Dartmouth students will be punished for library confrontation

Hanlon promises ‘appropriate sanctions’

President Hanlon has broken his silence on the events that followed Dartmouth’s “blackout” demonstration.

In an email sent just now to the Dartmouth community, Hanlon said the administration would take action to sanction those students who breached violations of the college’s policy.

Here’s the section of his email about what went on in the library (you can read the whole email at the end of this piece).

I have heard reports of vulgar epithets, personal insults, and intimidating actions used both by students who entered the library and students who were already in the library.

We are actively investigating all reports of violations of College policy, and will enforce appropriate sanctions.

Such behavior is antithetical to our values and goals as an institution.

As one of the great institutions of higher learning, we are committed to the open and energetic exchange of ideas.

And as Dartmouth’s citizenship pledge reminds us, we must treat each person with dignity and respect.

Abusive language aimed at community members–by any group, at any time, in any place–is not

With the term coming to a close, judicial affairs will not convene to deal with any cases until the beginning of winter term in 2016.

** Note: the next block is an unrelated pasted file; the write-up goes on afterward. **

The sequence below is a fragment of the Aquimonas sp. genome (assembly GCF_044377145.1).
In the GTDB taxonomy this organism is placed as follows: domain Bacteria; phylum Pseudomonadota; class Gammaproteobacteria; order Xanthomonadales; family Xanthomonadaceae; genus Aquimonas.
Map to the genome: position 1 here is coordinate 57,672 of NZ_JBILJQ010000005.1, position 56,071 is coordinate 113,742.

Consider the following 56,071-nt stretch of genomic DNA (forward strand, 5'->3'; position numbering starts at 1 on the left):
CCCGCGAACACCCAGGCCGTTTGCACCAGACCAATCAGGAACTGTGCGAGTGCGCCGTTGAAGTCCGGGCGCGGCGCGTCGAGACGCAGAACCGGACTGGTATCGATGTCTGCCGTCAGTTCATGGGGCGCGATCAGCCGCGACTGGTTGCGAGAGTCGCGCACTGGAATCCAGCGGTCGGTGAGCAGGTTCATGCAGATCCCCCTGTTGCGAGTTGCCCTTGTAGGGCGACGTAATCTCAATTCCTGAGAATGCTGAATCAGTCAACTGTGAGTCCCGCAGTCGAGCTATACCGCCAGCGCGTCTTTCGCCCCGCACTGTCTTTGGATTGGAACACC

Hanlon’s email suggests that he has heard reports of misdemeanors that night “both by students who entered the library and students who were already in the library.”


President Phil Hanlon ’77

Hanlon also noted: “We strive to balance freedom of speech with strong community values of civil discourse–though we recognize that at times these principles conflict.”

He also said: “This demonstration was a powerful expression of unity in support of social justice–Dartmouth at its strongest.”

The email seems to mark a turning point for how the college is responding to the events of the protest.

The protests that began in Novak Cafe ended up in the the library where a small group of protestors reportedly yelled at students studying for final exams.

The Tab’s account of the evening became a national story last week, and has been supported by other accounts.

In addition to other obscenities targeting students, protestors allegedly reduced a white student to tears, later shouting at them “Fuck your white tears”.

With tensions high in the hours and days after, the administration remained relatively quiet.  President Hanlon originally sent out a brief email following the protest urging the need for communities to “learn from the experiences of others”.

Vice Provost of Student Affairs, Dean Ameer was heard on video in a meeting conducted to support the protestors criticizing conservatives.  Ameer was heard saying: “There’s a whole conservative world out there that is not being very nice.”

After a fervent social media backlash to Ameer’s critical comment, she later distanced herself from her comments offering an ‘unequivocal apology’ and reaffirmed her support for all students at Dartmouth.

While Hanlon affirmed his support for social justice and Dartmouth’s mission to become an inclusive and equal community for all its students, he also has made it clear that the line has been drawn where all students have protected rights.

Read President Hanlon’s full email to the Dartmouth Community